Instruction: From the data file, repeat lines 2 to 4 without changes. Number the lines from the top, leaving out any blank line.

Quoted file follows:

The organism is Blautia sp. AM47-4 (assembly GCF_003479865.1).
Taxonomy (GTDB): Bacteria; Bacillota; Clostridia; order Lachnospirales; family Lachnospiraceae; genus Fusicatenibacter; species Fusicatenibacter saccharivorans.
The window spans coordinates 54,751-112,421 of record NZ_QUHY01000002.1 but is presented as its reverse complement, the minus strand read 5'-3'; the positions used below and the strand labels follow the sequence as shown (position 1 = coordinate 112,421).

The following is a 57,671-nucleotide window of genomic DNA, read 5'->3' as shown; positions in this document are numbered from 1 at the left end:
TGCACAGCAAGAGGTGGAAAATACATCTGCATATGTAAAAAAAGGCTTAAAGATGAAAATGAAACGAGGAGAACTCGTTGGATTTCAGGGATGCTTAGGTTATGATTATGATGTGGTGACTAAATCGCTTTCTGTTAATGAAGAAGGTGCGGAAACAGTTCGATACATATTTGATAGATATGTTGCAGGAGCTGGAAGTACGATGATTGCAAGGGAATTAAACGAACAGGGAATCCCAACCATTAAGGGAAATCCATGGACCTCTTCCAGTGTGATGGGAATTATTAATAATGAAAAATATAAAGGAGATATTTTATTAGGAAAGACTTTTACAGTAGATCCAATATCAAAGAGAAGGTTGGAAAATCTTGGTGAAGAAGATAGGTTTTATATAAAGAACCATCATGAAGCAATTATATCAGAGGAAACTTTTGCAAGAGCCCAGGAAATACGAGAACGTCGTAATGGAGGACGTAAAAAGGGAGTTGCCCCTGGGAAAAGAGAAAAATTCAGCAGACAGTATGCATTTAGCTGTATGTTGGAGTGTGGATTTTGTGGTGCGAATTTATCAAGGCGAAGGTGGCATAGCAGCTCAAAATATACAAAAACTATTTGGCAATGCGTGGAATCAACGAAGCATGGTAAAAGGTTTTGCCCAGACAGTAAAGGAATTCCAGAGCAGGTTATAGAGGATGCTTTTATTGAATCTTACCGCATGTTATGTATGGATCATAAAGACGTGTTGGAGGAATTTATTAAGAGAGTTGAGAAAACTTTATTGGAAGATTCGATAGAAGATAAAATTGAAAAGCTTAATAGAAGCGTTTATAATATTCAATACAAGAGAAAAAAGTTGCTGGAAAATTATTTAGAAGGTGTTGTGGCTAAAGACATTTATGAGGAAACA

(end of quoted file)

Taxonomy (GTDB): Bacteria; Bacillota; Clostridia; order Lachnospirales; family Lachnospiraceae; genus Fusicatenibacter; species Fusicatenibacter saccharivorans.
The window spans coordinates 54,751-112,421 of record NZ_QUHY01000002.1 but is presented as its reverse complement, the minus strand read 5'-3'; the positions used below and the strand labels follow the sequence as shown (position 1 = coordinate 112,421).

The following is a 57,671-nucleotide window of genomic DNA, read 5'->3' as shown; positions in this document are numbered from 1 at the left end: